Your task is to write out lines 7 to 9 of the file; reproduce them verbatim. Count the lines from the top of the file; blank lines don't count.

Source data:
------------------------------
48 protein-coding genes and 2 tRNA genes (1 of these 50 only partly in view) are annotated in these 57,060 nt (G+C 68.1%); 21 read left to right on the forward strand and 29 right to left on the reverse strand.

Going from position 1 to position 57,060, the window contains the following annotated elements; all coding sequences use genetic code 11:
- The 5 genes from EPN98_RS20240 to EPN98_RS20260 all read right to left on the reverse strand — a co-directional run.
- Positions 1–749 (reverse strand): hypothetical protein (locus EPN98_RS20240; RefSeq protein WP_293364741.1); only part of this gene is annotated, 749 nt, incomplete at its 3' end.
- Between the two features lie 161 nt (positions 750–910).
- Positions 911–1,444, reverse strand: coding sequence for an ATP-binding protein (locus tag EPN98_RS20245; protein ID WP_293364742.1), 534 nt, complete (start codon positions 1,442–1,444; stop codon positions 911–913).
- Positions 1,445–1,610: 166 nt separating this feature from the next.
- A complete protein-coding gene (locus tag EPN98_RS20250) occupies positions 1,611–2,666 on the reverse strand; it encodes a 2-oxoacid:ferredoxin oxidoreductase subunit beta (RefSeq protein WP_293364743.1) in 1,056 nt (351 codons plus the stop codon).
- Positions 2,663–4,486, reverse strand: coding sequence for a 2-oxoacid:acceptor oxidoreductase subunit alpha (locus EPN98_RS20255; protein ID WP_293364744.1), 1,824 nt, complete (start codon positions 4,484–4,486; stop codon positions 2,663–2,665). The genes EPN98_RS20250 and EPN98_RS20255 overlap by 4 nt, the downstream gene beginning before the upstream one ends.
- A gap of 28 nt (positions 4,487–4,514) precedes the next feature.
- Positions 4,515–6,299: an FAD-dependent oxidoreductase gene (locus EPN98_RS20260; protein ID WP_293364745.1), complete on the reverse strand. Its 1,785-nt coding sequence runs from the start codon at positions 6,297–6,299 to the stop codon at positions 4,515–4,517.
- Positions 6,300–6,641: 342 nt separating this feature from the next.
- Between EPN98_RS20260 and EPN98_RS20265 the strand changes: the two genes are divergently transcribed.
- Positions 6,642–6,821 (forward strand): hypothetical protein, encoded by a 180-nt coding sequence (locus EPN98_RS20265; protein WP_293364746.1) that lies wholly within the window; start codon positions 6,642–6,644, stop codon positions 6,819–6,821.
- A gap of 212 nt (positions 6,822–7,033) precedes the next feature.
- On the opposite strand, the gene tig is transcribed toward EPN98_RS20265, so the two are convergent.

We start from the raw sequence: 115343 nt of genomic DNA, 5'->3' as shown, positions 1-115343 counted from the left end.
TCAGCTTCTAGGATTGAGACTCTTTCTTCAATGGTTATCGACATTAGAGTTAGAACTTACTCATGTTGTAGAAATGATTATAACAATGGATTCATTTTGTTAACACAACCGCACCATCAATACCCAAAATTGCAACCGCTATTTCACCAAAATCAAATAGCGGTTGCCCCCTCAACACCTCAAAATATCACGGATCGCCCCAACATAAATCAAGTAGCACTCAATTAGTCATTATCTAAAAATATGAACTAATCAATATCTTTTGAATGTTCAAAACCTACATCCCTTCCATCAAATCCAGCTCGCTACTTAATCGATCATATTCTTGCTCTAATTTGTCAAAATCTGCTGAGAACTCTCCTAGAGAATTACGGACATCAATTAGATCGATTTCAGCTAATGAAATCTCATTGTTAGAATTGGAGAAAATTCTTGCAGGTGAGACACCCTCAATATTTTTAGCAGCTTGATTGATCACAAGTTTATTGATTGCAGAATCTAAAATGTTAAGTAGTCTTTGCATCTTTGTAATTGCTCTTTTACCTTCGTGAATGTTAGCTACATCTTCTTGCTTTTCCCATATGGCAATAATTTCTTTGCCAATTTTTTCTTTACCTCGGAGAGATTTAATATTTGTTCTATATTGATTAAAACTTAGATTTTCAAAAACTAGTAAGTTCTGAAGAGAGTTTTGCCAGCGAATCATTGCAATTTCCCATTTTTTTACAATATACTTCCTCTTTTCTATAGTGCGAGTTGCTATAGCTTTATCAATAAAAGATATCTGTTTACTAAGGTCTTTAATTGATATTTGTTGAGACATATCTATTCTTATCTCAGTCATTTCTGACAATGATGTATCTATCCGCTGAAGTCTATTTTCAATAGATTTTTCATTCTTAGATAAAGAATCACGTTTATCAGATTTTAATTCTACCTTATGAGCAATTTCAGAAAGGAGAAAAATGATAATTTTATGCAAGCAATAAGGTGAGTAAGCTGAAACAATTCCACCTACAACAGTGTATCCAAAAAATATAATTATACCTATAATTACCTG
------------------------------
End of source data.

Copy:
- Positions 1,445–1,610: 166 nt separating this feature from the next.
- A complete protein-coding gene (locus tag EPN98_RS20250) occupies positions 1,611–2,666 on the reverse strand; it encodes a 2-oxoacid:ferredoxin oxidoreductase subunit beta (RefSeq protein WP_293364743.1) in 1,056 nt (351 codons plus the stop codon).
- Positions 2,663–4,486, reverse strand: coding sequence for a 2-oxoacid:acceptor oxidoreductase subunit alpha (locus EPN98_RS20255; protein ID WP_293364744.1), 1,824 nt, complete (start codon positions 4,484–4,486; stop codon positions 2,663–2,665). The genes EPN98_RS20250 and EPN98_RS20255 overlap by 4 nt, the downstream gene beginning before the upstream one ends.